Empowering the Workforce
This research is designed to empower the mental health workforce to deliver an improved workforce model of care that is culturally appropriate for, and responsive to, Aboriginal and Torres Strait Islander peoples.
In both mainstream and Aboriginal community-controlled mental health services, this stream will focus on:
- building the cultural responsiveness of the non-Aboriginal and Torres Strait Islander mental health workforce,
- building capacity of Aboriginal and Torres Strait Islander mental health professionals, and
- developing the social and emotional wellbeing (SEWB) workforce.
A culturally responsive workforce will support integrated mental health, suicide prevention, alcohol and other drugs (AOD), and SEWB service delivery for Aboriginal and Torres Strait Islander peoples, improve access and uptake of services, and ultimately improve health and wellbeing outcomes of Aboriginal and Torres Strait Islander peoples and communities.
Cultural responsiveness will be strengthened through the revitalisation of the Australian Indigenous Psychology Education Project (AIPEP 2) by decolonising psychology curricula, working with key psychology stakeholders and organisations to build capacity and increase Aboriginal and Torres Strait Islander peoples’ participation in psychology education and training, and develop a culturally responsive workforce.
Further, cultural responsiveness will be assessed and increased through a curriculum review of students and graduates from disciplines related to mental health services, including psychology, social work, and medicine, to establish the need for improved cultural safety in curricula.
The interdisciplinary ACCHS SEWB workforce will be defined and strengthened by establishing clear roles and training pathways for a broad range of cultural, clinical and community services, including cultural healers and Elders.
Importantly, cultural responsiveness is being informed by the needs of the Aboriginal and Torres Strait Islander community. Emphasis must be on empowering the Aboriginal and Torres Strait Islander workforce and building Aboriginal and Torres Strait Islander leadership within the mental health and SEWB sector.
Through the revitalisation of the Australian Indigenous Psychology Education Project (AIPEP 2), AIPEP 2 aims to develop the cultural responsiveness in mainstream workforces by:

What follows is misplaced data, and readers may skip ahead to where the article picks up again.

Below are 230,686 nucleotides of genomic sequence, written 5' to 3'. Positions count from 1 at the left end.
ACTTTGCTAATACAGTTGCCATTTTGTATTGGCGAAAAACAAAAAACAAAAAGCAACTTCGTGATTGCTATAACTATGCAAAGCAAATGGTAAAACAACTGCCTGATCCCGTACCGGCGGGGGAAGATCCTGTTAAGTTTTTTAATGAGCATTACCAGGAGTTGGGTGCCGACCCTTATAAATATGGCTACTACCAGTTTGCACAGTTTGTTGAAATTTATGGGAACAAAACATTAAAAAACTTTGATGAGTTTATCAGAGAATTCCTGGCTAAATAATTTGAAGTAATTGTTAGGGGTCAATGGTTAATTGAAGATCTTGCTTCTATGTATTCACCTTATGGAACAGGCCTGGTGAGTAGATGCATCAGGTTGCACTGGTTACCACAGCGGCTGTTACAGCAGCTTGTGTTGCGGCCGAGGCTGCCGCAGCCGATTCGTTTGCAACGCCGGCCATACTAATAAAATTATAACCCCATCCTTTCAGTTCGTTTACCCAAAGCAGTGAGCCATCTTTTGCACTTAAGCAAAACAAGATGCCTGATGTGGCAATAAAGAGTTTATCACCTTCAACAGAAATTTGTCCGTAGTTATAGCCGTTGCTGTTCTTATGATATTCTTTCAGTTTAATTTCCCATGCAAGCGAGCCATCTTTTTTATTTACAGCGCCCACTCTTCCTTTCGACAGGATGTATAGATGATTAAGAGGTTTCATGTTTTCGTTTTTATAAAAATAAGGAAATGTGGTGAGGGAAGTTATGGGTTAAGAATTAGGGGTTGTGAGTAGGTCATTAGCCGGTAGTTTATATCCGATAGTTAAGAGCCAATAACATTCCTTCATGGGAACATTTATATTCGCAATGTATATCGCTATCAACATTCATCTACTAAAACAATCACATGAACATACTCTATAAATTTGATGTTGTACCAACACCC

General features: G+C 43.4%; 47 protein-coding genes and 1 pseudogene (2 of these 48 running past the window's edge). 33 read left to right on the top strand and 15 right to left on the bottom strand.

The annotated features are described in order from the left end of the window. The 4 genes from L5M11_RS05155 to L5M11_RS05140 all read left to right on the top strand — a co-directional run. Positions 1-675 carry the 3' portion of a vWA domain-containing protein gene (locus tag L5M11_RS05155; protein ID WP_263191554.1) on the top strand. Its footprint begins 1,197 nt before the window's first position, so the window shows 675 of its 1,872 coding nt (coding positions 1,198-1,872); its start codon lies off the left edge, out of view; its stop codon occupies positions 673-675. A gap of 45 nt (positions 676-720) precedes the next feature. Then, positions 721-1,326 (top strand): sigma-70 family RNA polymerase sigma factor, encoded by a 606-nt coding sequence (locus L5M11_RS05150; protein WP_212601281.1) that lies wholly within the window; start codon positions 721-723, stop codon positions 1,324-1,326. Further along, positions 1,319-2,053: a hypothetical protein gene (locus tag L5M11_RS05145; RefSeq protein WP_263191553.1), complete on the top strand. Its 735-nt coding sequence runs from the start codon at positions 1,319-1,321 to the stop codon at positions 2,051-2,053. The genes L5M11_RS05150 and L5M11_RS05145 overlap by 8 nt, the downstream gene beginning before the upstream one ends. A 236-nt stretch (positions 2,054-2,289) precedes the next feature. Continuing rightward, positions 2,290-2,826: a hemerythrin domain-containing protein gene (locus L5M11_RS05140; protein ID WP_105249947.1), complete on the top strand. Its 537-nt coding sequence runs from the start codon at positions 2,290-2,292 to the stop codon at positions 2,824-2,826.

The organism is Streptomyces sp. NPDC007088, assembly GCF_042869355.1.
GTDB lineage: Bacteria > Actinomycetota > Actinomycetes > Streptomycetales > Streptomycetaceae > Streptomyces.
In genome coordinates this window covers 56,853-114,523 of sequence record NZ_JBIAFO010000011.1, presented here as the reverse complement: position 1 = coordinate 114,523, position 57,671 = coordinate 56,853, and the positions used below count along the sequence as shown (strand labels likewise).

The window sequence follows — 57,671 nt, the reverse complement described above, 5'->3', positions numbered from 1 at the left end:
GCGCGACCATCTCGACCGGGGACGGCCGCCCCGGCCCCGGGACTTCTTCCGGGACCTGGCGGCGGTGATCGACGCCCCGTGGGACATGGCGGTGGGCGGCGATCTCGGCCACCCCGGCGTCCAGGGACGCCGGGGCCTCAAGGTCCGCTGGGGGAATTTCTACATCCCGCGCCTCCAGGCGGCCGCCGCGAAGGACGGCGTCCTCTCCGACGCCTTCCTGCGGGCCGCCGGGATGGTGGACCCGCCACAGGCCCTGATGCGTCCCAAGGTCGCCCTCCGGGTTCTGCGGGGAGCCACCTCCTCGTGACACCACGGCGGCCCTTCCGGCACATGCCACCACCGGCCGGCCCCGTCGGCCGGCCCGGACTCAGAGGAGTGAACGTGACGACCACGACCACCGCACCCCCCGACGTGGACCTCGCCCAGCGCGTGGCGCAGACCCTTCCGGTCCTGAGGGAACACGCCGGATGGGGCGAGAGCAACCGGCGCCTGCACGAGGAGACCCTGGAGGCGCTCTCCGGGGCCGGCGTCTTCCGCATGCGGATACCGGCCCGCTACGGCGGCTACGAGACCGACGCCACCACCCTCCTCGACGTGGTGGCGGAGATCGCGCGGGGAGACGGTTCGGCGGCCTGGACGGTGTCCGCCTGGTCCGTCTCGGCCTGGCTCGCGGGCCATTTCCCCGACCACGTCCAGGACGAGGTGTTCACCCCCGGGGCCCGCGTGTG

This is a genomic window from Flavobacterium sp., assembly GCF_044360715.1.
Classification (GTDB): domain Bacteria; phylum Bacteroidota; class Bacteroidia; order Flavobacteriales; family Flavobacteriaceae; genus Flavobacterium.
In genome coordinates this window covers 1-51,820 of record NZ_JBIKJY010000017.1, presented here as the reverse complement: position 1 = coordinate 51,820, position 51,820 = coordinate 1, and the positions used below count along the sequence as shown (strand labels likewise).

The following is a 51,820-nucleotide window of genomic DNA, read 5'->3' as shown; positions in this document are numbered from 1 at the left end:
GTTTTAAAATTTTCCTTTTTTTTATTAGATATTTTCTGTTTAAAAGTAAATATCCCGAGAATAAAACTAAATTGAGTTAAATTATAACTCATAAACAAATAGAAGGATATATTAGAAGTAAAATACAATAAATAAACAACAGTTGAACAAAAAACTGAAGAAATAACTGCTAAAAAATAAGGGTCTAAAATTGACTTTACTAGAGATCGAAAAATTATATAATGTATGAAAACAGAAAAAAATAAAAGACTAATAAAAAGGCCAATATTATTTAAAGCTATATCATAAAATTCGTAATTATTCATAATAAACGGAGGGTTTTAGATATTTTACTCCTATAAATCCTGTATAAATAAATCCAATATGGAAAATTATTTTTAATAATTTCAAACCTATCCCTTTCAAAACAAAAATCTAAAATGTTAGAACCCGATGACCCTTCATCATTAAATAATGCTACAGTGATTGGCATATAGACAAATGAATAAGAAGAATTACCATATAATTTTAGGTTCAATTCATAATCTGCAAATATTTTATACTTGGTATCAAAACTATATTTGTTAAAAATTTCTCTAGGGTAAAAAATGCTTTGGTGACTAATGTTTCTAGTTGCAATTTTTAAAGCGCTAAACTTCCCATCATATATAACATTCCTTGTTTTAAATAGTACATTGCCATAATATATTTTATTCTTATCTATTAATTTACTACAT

- Decolonising and transforming psychology education across higher education providers.
- Build a more sustainable and equitable society by increasing participation of Aboriginal and Torres Strait Islander students in psychology.
- Develop a culturally responsive workforce
AIPEP 2 works in partnership with key executive psychology stakeholders, including the APS, AIPA, HODSPA, APAC, and PsyBA, to build capacity, facilitate advocacy, and ensure policy translation.
AIPEP 2 also works closely with higher education providers across Australia to build a national Community of Practice, of which more than 70% of higher education providers have joined. The Community of Practice assists educators to transform their curriculum and support Aboriginal and Torres Strait Islander students.
AIPEP 2 and the UWA SPS work in partnership to decolonise psychology at a school level through yarning circles held with UWA SPS course convenors and educators and the AIPEP 2 team.
- Consistent with the recommendation from the SEWB gatherings, we will work in partnership with GDPSA to renew the National Strategic Framework for Aboriginal and Torres Strait Islander peoples’ Mental Health and Social and Emotional Wellbeing 2017-2023 (MH&SEWB Framework) to reflect recent policy changes and ensure the third MH&SEWB Framework is ready for implementation.
- In partnership with AHCWA, develop and implement the ACCHS SEWB Service Model across the SEWB Trial Sites to build capacity in the Aboriginal and Torres Strait Islander mental health and SEWB workforce.
- In partnership with the UWA Poche School of Indigenous Health and School of Psychological Science, we will undertake a curriculum review and training needs analysis of emerging health professional graduates (psychology, social work, and medicine) to better support graduates to work effectively with Aboriginal and Torres Strait Islander peoples.
- Decolonising higher education and increasing the participation of Aboriginal and Torres Strait Islander students in psychology education
- Cultural responsiveness training programs for mental health professionals
- Training, accreditation, and employment models and pathways for diverse Aboriginal and Torres Strait Islander mental health and SEWB workforces